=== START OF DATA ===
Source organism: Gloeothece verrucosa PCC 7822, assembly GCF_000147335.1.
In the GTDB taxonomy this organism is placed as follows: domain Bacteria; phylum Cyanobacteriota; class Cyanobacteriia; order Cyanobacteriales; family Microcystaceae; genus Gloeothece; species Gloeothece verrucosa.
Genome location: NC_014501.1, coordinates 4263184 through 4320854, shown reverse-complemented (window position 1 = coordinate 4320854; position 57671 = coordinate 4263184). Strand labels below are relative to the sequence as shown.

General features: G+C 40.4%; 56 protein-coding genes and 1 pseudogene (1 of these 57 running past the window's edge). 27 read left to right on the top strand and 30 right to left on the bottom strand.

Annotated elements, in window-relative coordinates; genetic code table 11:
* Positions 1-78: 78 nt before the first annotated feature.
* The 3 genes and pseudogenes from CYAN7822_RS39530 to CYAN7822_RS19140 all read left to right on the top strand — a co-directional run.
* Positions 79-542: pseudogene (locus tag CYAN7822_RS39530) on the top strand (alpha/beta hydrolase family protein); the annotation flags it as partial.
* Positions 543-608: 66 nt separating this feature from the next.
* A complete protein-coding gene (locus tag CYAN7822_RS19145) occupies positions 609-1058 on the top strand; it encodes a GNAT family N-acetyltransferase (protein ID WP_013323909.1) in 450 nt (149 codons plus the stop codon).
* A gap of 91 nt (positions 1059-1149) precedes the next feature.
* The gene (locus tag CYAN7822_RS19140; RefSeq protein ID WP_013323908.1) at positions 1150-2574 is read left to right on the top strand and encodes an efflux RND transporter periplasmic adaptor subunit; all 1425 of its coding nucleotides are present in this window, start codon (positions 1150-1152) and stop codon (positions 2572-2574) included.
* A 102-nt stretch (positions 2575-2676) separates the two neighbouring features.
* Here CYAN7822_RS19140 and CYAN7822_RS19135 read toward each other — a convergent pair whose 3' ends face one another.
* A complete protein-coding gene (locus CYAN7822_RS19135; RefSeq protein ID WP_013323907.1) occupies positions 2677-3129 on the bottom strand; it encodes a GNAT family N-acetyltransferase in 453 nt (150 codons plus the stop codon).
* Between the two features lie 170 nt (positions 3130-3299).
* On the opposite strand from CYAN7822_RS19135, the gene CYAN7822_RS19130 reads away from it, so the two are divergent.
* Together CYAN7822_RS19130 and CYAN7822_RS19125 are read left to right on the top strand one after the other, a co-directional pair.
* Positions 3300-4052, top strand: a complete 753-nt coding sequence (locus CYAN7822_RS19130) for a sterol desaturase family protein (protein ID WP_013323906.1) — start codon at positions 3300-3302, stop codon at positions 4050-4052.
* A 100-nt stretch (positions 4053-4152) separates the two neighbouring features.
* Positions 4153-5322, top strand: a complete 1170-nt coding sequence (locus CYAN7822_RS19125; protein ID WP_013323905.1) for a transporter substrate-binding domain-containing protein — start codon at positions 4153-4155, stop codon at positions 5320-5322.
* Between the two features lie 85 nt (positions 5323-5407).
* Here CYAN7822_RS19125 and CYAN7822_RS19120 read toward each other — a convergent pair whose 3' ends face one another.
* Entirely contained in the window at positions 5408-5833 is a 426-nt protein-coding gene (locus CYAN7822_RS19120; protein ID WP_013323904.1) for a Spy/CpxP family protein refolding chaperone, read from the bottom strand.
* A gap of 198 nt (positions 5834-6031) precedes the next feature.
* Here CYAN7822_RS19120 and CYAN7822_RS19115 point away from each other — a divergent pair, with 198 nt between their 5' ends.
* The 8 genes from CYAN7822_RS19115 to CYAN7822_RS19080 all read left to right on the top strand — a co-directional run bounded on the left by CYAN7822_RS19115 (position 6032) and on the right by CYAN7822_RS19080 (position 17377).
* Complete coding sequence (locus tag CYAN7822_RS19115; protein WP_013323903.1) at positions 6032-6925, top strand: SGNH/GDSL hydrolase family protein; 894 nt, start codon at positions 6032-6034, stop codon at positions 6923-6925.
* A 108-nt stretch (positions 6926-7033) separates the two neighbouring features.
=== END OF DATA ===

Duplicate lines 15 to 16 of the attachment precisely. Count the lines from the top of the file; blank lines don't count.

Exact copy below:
* A complete protein-coding gene (locus CYAN7822_RS19135; RefSeq protein ID WP_013323907.1) occupies positions 2677-3129 on the bottom strand; it encodes a GNAT family N-acetyltransferase in 453 nt (150 codons plus the stop codon).
* Between the two features lie 170 nt (positions 3130-3299).